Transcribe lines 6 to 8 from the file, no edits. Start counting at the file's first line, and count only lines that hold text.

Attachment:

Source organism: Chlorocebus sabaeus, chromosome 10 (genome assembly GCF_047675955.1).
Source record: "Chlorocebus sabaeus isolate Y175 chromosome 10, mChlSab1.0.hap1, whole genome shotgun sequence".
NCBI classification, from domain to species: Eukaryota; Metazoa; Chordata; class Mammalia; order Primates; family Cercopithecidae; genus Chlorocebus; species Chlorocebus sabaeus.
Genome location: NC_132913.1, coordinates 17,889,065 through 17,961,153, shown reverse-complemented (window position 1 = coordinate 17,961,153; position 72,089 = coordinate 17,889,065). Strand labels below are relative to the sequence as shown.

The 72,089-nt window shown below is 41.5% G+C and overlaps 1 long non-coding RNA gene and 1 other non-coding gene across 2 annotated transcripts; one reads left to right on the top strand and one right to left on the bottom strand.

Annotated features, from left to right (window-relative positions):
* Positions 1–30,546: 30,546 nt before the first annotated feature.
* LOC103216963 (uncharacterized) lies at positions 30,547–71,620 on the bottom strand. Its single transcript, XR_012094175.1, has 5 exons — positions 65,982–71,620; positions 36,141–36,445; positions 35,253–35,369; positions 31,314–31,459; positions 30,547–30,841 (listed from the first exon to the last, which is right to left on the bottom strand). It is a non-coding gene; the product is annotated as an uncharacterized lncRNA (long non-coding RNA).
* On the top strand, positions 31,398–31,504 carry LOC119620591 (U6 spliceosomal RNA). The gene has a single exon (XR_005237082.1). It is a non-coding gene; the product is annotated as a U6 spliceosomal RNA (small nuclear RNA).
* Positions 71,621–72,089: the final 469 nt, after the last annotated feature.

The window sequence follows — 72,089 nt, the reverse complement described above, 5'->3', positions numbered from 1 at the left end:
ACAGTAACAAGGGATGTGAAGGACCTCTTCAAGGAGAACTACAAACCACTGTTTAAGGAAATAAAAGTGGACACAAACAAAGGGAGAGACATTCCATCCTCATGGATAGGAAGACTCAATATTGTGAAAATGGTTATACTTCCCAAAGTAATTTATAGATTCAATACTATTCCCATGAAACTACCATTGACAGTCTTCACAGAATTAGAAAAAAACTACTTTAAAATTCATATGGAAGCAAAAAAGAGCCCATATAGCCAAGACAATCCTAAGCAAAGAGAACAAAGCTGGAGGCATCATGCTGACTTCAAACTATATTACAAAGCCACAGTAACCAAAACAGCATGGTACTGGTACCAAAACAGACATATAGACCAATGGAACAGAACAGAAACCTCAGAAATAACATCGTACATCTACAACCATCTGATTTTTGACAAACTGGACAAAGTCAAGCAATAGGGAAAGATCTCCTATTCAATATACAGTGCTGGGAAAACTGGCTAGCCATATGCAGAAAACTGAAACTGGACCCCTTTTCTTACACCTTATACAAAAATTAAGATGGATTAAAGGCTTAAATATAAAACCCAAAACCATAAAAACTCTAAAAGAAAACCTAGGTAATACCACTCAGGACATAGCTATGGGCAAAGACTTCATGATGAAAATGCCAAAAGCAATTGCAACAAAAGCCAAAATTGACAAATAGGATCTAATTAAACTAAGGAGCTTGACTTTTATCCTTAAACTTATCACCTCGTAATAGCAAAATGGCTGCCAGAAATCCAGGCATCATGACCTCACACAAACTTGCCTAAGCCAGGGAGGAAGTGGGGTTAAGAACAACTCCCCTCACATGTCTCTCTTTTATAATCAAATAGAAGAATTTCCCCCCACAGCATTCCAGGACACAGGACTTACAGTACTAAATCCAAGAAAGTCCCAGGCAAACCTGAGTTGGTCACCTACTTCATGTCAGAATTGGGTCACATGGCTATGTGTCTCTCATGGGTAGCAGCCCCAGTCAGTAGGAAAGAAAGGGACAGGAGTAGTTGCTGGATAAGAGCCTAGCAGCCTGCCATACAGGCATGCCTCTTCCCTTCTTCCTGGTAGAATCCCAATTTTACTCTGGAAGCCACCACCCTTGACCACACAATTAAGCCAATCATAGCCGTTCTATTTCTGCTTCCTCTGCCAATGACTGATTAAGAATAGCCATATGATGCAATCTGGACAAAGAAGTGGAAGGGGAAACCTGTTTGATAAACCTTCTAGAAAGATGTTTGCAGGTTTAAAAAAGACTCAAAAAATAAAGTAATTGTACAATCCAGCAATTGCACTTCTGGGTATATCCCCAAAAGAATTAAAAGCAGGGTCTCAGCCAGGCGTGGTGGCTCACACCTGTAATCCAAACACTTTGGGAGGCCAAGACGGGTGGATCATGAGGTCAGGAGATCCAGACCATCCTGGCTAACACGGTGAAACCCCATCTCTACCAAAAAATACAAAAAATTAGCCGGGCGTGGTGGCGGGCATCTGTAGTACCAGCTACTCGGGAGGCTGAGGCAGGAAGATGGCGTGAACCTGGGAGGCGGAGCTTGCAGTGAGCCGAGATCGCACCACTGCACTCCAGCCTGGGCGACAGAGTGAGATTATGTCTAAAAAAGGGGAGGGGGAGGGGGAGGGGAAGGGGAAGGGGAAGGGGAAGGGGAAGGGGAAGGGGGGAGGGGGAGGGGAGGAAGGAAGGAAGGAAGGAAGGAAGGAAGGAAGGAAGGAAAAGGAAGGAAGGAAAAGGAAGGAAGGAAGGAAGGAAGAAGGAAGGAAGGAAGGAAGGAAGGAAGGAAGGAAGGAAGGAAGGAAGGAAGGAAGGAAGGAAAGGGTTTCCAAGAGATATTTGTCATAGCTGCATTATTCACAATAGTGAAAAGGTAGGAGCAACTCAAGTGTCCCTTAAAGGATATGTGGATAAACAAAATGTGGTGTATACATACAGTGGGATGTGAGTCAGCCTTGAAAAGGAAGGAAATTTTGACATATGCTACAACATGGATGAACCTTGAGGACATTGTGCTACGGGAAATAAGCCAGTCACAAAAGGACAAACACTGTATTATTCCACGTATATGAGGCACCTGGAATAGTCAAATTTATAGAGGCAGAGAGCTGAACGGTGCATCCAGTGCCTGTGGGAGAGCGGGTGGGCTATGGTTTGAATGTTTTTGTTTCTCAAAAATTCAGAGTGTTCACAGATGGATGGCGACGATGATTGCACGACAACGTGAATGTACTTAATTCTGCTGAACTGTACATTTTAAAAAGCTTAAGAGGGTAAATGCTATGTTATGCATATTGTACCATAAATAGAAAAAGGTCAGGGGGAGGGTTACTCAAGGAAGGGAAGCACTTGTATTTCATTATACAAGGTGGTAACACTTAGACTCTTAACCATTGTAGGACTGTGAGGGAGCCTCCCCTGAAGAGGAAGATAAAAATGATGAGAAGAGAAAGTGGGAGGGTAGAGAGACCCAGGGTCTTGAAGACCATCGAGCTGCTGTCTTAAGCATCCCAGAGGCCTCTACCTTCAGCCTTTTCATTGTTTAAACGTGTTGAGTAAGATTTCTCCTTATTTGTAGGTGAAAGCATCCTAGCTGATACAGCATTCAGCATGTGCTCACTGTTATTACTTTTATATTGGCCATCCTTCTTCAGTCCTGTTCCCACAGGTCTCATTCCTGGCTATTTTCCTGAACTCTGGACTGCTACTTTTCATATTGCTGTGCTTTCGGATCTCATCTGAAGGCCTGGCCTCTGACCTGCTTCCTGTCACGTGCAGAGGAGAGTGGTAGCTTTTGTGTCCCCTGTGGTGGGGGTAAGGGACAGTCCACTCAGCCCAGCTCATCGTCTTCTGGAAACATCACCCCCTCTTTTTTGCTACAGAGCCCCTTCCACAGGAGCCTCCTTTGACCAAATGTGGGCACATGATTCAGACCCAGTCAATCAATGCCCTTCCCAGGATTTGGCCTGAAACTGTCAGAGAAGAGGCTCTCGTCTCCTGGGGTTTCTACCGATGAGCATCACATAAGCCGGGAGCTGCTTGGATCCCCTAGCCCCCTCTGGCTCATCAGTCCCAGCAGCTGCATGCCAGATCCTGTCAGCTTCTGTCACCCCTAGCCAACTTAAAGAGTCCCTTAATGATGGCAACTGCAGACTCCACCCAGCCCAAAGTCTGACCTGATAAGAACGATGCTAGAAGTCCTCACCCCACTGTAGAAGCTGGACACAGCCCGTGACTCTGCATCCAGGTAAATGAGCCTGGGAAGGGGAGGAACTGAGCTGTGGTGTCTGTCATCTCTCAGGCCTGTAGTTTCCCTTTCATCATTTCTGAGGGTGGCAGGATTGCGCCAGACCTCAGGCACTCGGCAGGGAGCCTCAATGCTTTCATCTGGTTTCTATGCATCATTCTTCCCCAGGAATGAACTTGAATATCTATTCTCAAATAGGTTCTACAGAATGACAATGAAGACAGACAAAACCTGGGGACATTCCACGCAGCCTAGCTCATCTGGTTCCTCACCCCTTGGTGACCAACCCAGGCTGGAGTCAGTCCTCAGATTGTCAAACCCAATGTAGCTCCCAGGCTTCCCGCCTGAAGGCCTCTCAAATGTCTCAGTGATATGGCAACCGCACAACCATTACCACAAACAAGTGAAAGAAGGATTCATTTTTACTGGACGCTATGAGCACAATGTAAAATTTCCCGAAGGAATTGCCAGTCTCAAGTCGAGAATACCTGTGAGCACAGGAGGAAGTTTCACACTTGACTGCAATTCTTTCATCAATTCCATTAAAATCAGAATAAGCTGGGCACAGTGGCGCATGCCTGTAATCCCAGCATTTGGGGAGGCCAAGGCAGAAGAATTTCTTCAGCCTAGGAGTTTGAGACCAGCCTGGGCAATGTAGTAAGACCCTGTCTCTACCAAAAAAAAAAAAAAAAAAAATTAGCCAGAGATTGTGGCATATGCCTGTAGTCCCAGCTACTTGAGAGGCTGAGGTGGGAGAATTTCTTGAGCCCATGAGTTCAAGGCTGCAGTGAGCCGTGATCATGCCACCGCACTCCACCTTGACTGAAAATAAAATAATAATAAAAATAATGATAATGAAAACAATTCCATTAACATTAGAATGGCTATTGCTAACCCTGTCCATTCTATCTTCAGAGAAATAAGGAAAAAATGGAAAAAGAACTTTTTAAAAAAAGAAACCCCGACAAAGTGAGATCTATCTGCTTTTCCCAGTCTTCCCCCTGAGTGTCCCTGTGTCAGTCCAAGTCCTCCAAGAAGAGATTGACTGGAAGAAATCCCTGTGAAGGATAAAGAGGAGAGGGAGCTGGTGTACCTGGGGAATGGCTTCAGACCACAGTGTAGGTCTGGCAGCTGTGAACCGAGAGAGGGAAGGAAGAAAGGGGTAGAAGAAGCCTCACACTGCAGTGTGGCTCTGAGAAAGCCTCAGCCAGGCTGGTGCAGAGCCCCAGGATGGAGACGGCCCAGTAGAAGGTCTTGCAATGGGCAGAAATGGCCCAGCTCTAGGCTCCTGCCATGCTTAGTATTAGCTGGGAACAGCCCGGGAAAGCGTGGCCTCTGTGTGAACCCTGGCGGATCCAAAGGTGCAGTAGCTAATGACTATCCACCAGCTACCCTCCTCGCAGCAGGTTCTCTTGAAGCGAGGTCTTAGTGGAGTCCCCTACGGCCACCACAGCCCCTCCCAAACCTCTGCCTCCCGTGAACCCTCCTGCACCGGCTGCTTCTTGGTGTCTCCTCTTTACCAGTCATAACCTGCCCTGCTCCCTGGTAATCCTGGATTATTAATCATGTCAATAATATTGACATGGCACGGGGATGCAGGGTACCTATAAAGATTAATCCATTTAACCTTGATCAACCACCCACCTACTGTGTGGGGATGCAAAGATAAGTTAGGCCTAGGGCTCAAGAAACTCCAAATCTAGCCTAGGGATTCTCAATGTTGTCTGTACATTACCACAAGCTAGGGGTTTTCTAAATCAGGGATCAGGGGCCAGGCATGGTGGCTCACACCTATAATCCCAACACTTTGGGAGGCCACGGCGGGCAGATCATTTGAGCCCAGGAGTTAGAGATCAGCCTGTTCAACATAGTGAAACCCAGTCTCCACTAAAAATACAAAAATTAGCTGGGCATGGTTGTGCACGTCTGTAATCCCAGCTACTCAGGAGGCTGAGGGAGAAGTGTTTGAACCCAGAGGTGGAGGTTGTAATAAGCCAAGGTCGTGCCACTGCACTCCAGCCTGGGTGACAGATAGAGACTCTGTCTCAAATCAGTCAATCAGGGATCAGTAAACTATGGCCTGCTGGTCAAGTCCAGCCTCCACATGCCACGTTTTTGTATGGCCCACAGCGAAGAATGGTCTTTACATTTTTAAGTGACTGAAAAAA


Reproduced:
Annotated features, from left to right (window-relative positions):
* Positions 1–30,546: 30,546 nt before the first annotated feature.
* LOC103216963 (uncharacterized) lies at positions 30,547–71,620 on the bottom strand. Its single transcript, XR_012094175.1, has 5 exons — positions 65,982–71,620; positions 36,141–36,445; positions 35,253–35,369; positions 31,314–31,459; positions 30,547–30,841 (listed from the first exon to the last, which is right to left on the bottom strand). It is a non-coding gene; the product is annotated as an uncharacterized lncRNA (long non-coding RNA).